By DAILY NEWS STAFF
March 25, 2005
As they showered generosity on corporations, it appears that North Carolina agencies were being stingy in another area: the public's right to know what was in all those incentive packages.
State Sen. David Hoyle has a plan to address the alleged foot-dragging. The Gaston County Democrat wants details to be released as soon as the local or state agency announces a project.
Hoyle's proposal stands in stark contrast to the current state of affairs, where the N.C. Department of Commerce took months to disclose information on deals requested by Merck, Boeing, Dell and R.J. Reynolds.
Unfortunately, the various wheelers and dealers seem to regard open government as bad for business. They cite fears that "trade secrets" will slip out. It's worth asking whether they have evidence from past cases where disclosing information about an incentives package actually gave the competition a leg up.
On second thought, never mind. If they have such evidence, they probably think that qualifies as a trade secret, too.
There's nothing wrong with standing up for business. Business brings jobs and pays the salaries that are the economic lifeblood of any community.
Hoyle himself as a reputation as one of the most business-friendly lawmakers in Raleigh. He wouldn't try to open up this process if he thought it stood a chance of harming a company's interests. He doubts that businesses would share truly critical information with the government, anyway.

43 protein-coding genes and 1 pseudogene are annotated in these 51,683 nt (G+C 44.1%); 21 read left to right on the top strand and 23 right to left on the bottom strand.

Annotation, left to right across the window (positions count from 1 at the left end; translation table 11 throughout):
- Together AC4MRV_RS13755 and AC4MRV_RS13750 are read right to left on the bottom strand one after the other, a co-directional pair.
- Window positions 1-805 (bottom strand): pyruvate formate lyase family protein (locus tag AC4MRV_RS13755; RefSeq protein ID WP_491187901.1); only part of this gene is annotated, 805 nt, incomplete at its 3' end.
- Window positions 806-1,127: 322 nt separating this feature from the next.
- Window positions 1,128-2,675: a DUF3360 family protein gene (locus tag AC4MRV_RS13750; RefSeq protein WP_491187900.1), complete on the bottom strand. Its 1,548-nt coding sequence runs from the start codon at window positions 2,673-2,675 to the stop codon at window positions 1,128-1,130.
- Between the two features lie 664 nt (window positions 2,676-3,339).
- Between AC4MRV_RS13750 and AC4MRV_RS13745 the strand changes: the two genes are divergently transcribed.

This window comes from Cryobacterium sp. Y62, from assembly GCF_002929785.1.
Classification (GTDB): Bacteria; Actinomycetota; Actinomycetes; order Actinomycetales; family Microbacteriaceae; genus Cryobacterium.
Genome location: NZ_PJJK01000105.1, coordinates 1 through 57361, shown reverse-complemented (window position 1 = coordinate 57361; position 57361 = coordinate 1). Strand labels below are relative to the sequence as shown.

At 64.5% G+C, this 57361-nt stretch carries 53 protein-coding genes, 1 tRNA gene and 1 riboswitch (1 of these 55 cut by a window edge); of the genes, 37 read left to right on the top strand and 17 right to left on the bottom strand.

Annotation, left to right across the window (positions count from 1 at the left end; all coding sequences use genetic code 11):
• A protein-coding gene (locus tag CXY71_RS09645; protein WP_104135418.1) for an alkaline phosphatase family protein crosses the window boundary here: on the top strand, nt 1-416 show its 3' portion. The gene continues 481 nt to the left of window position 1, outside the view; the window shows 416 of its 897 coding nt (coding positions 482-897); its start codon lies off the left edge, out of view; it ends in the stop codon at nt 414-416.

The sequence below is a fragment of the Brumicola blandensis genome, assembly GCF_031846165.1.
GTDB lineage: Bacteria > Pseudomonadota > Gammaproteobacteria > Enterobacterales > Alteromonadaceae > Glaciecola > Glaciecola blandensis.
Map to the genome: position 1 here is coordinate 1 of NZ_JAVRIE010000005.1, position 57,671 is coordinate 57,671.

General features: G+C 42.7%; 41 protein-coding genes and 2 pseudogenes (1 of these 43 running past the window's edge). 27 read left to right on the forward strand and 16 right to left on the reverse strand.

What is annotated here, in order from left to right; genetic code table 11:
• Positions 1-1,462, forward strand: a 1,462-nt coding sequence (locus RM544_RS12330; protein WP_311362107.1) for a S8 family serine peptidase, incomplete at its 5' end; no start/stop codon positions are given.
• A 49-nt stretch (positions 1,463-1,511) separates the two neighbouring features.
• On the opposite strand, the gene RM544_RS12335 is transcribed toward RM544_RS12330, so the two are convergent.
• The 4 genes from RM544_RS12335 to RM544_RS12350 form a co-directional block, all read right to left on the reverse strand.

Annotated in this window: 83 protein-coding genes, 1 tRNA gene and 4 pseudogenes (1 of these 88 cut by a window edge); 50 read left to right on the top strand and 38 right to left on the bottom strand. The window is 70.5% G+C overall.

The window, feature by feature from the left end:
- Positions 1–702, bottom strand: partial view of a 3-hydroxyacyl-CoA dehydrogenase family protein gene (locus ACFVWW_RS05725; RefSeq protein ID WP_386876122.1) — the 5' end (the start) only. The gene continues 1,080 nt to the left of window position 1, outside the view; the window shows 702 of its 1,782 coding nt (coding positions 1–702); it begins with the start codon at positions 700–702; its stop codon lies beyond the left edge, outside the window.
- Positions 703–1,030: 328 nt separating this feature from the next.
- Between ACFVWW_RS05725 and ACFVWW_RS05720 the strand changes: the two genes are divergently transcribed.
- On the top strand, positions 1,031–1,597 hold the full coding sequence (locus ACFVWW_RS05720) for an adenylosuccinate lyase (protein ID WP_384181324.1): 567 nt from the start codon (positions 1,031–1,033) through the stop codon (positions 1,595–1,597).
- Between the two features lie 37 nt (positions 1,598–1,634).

But opening up the workings of government is also essential to our way of life. Making the incentives information known immediately would reassure residents and taxpayers that no one was trying to hide anything.
This situation reminds us of the old saying about the man who was given a hammer - eventually he saw everything in the world as a nail.
In this case, the hammer is secrecy and the nails are the principles of open, responsive and accountable government.
It's great that companies bring jobs to our state and improve the tax base. However, boosting the economy while simultaneously chipping away at the public's right to know does not represent an acceptable trade-off.
© 2005 Freedom ENC Communications